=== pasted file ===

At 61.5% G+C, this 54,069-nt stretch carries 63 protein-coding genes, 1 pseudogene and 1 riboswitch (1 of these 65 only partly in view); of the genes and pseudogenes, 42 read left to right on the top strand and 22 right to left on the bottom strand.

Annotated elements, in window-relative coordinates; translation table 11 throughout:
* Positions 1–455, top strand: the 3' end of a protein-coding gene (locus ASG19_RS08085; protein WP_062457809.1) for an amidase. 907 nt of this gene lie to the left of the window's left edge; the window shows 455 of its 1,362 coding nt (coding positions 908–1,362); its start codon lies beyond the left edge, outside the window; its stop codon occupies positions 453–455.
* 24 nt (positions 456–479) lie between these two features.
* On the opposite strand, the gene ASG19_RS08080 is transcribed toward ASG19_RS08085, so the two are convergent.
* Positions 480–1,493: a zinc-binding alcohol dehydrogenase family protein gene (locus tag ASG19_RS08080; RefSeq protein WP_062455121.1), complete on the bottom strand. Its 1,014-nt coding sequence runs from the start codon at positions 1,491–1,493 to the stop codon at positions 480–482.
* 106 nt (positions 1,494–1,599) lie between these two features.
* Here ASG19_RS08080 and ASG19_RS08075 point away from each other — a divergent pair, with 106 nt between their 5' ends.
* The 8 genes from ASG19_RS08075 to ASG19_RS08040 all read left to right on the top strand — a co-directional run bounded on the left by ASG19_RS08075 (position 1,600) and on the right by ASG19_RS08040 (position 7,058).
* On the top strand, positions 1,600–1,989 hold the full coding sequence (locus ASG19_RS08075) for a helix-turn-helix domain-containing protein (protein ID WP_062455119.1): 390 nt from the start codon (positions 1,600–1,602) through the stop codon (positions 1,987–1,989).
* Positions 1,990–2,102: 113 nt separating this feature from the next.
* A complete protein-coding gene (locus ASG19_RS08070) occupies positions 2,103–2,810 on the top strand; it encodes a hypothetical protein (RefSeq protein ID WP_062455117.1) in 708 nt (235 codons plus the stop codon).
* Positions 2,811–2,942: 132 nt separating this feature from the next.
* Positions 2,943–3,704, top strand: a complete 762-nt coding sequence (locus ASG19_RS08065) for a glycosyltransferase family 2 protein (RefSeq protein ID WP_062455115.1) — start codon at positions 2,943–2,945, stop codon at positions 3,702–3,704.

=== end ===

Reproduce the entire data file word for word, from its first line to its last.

At 61.5% G+C, this 54,069-nt stretch carries 63 protein-coding genes, 1 pseudogene and 1 riboswitch (1 of these 65 only partly in view); of the genes and pseudogenes, 42 read left to right on the top strand and 22 right to left on the bottom strand.

Annotated elements, in window-relative coordinates; translation table 11 throughout:
* Positions 1–455, top strand: the 3' end of a protein-coding gene (locus ASG19_RS08085; protein WP_062457809.1) for an amidase. 907 nt of this gene lie to the left of the window's left edge; the window shows 455 of its 1,362 coding nt (coding positions 908–1,362); its start codon lies beyond the left edge, outside the window; its stop codon occupies positions 453–455.
* 24 nt (positions 456–479) lie between these two features.
* On the opposite strand, the gene ASG19_RS08080 is transcribed toward ASG19_RS08085, so the two are convergent.
* Positions 480–1,493: a zinc-binding alcohol dehydrogenase family protein gene (locus tag ASG19_RS08080; RefSeq protein WP_062455121.1), complete on the bottom strand. Its 1,014-nt coding sequence runs from the start codon at positions 1,491–1,493 to the stop codon at positions 480–482.
* 106 nt (positions 1,494–1,599) lie between these two features.
* Here ASG19_RS08080 and ASG19_RS08075 point away from each other — a divergent pair, with 106 nt between their 5' ends.
* The 8 genes from ASG19_RS08075 to ASG19_RS08040 all read left to right on the top strand — a co-directional run bounded on the left by ASG19_RS08075 (position 1,600) and on the right by ASG19_RS08040 (position 7,058).
* On the top strand, positions 1,600–1,989 hold the full coding sequence (locus ASG19_RS08075) for a helix-turn-helix domain-containing protein (protein ID WP_062455119.1): 390 nt from the start codon (positions 1,600–1,602) through the stop codon (positions 1,987–1,989).
* Positions 1,990–2,102: 113 nt separating this feature from the next.
* A complete protein-coding gene (locus ASG19_RS08070) occupies positions 2,103–2,810 on the top strand; it encodes a hypothetical protein (RefSeq protein ID WP_062455117.1) in 708 nt (235 codons plus the stop codon).
* Positions 2,811–2,942: 132 nt separating this feature from the next.
* Positions 2,943–3,704, top strand: a complete 762-nt coding sequence (locus ASG19_RS08065) for a glycosyltransferase family 2 protein (RefSeq protein ID WP_062455115.1) — start codon at positions 2,943–2,945, stop codon at positions 3,702–3,704.